If you’ve heard the terminology “mechanic’s lien” before, then you may have assumed that it has to do with cars. You shouldn’t let the name fool you though. This type of legal claim is most often applied to homes. Suppliers or subcontractors will often file a mechanic’s lien against a property to make sure that they ultimately get paid for their products or labors that they’ve invested in either improving or remodeling real estate.
Most homeowners who desire to move forward with a remodeling project sign a contract with a general contractor. It’s commonplace for contractors to solicit others that may have specialized skills in plumbing or electric work to perform certain aspects of the job themselves. They may also purchase building materials from others. In both cases, they may promise to pay them once the project is complete.
If a general contractor fails to pay anyone that they’ve had perform services or supply materials to them, then both parties may be eligible to come after the homeowner for what they’re due. A homeowner who has already paid a contractor for these services may easily end up paying double for them to ultimately have the lien removed.
A mechanic’s lien will generally remain on a property as long as it’s not paid off. If a homeowner attempts to sell a home that has a lien attached to it, then they’ll have to use any proceeds from the sale to satisfy it at closing. If there aren’t any profits, then the homeowner would need to come out-of-pocket to pay it themselves. It may be possible to convey the deed of the home with the lien attached to it as well.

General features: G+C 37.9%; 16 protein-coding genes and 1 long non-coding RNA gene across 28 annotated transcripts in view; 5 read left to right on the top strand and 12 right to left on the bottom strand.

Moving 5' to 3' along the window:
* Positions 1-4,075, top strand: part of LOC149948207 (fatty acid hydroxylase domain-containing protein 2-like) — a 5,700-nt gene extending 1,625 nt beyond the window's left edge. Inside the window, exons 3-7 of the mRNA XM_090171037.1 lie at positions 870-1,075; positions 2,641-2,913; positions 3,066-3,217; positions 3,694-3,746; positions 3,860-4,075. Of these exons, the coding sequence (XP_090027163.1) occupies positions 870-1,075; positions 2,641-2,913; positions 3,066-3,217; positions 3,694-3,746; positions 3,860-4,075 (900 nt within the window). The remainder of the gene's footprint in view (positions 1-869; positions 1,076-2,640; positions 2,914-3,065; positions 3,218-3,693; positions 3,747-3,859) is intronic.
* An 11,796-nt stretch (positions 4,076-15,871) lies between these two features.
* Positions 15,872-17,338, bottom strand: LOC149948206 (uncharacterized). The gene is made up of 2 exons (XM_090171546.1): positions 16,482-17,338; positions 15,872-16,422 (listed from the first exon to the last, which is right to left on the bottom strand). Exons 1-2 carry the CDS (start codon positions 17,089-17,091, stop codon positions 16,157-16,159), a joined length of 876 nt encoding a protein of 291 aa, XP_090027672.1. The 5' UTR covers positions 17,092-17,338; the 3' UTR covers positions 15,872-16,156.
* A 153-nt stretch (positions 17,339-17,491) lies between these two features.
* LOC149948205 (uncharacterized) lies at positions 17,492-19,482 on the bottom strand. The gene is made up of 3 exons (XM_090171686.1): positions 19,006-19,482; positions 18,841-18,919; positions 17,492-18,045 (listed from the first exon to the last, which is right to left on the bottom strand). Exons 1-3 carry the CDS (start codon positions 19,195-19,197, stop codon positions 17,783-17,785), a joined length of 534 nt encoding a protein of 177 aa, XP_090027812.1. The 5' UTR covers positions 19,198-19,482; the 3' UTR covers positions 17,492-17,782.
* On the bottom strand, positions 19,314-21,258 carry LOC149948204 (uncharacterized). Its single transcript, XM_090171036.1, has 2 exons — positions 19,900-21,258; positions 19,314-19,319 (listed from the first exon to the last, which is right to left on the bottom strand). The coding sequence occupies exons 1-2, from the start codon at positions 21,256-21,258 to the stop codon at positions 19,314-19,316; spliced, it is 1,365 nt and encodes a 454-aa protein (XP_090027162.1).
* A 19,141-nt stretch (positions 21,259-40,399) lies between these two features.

If you are a contractor here in Statesville then you must be aware of how mechanic’s liens work. This is an important item in your business operation toolbox that can help you make sure that you get paid what you’re due when you’re slighted by a general contractor.
An attorney can advise you of when you should place a mechanic’s lien on a property and when alternatives may be most appropriate in your situation here in North Carolina.